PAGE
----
Photo by Eric Dearborn
Lucas Giolito might have been the No. 1 pick this year if not for injury concerns.
If healthy, the Nationals believe Lucas Giolito compares favorably to Roy Halladay.
Giolito, however, is not necessarily healthy. A potential No. 1 overall pick in this year's draft, the right-hander from Santa Monica, Calif., saw his stock plummet as questions about the state of his throwing elbow came into question throughout his senior season.
In the end, the Nationals chose potential reward over risk, confident enough in Giolito's arm to make him the 16th overall pick in the country Monday night.
"A top-of-the-rotation guy that you can get at 16?" assistant general manager Roy Clark said. "Our doctor reports were [that] everything's fine. It was a no-brainer for us."
It may have been a no-brainer for the Nationals, but those injury concerns were enough to scare off 15 other clubs who had the opportunity to draft Giolito and passed. The full extent of that injury isn't clear -- GM Mike Rizzo described it as "a strain of his elbow" -- but the Nationals say they had full access to his medical records and plan to have their own doctors examine him before putting him on a mound as a professional.
"We did our homework and our due diligence on his health and his makeup," Rizzo said. "And we decided this is the type of player, the type of stuff and the type of ceiling we want here in the Washington Nationals organization."
There's no question about Giolito's potential. Already 6-foot-6 and 230 pounds at 17, he went 9-1 with a 1.00 ERA and 78 strikeouts in 70 1/3 innings this season at Harvard-Westlake High School.
Giolito's repertoire includes a fastball that has reached triple digits, a power curveball and a changeup that scouts believe will be an effective pitch at the big-league level.
Does that sound like any current All-Star?
"A good comparison might be Roy Halladay when everything's clicking," Clark said. "So we'd take that."
Clark and scouting director Kris Kline first saw Giolito pitch last season, when his fastball consistently hit 98 mph. They noticed a dip in velocity this year, though he was still throwing 96 mph.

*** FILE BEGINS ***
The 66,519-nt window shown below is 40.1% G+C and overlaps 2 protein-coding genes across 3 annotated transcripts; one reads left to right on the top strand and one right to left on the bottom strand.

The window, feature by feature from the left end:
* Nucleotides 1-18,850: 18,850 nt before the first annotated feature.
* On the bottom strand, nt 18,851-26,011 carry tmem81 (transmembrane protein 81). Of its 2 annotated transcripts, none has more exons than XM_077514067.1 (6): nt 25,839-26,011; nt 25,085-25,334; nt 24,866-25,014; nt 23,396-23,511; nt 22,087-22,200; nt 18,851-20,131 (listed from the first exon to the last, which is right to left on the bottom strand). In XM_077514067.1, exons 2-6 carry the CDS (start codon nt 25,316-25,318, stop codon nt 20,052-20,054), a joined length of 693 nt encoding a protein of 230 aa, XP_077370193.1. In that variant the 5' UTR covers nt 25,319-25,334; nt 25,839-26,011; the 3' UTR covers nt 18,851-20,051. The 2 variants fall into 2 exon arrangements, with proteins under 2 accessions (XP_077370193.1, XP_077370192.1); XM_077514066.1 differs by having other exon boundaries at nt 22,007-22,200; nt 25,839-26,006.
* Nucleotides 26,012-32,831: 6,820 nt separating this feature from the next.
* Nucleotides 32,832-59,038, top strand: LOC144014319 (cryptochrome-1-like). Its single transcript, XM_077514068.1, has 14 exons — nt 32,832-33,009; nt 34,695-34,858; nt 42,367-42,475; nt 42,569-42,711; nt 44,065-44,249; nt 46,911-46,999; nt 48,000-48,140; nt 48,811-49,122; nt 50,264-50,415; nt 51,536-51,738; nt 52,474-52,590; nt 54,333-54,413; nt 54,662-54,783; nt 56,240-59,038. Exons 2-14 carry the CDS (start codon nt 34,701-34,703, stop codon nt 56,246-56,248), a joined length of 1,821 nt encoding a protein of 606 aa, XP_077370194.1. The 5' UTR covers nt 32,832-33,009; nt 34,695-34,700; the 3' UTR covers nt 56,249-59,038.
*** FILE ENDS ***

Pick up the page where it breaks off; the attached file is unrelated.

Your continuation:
"You could tell something wasn't quite right," Kline said. "But we stayed on him. When he's 100 percent, he goes top three in this draft, so it's kind of a no-brainer."
Giolito has continued to throw off flat ground since his high school season ended and is currently throwing long-toss from 220 feet.
The Nationals have shown a willingness before to take flyers on players with medical questions. Last year they selected third baseman Anthony Rendon and left-hander Matt Purke; each dealt with shoulder issues during their final season at college.
Giolito has committed to UCLA, so the Nationals will need to convince him to sign, and they'll have to do it under MLB's new rules that set a cap for draft signing bonuses. The Nationals are allowed to spend a total of $4.4 million on their top 10 picks; if they go over by even a small amount, they'll be subject to taxes and the potential loss of future picks.
The Nationals also have a limited window to sign Giolito (who is advised by the same agency that represents Ryan Zimmerman, Drew Storen and John Lannan) with MLB's deadline moved up to July 13 from August 15.
Giolito is only the third high school pitcher drafted by the Nationals in the first round since the franchise arrived in Washington. The only others: right-hander Colton Willems (2006) and left-hander Josh Smoker (2007).